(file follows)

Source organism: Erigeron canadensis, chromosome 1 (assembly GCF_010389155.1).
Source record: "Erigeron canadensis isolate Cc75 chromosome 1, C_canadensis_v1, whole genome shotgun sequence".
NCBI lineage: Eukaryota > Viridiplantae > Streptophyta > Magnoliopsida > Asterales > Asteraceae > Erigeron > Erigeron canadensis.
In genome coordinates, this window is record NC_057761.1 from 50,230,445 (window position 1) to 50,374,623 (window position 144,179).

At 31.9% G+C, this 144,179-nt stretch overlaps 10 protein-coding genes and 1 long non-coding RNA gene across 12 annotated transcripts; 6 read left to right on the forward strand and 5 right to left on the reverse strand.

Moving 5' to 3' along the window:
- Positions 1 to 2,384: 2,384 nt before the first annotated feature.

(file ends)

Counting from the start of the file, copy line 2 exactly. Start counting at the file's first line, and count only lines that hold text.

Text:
Source record: "Erigeron canadensis isolate Cc75 chromosome 1, C_canadensis_v1, whole genome shotgun sequence".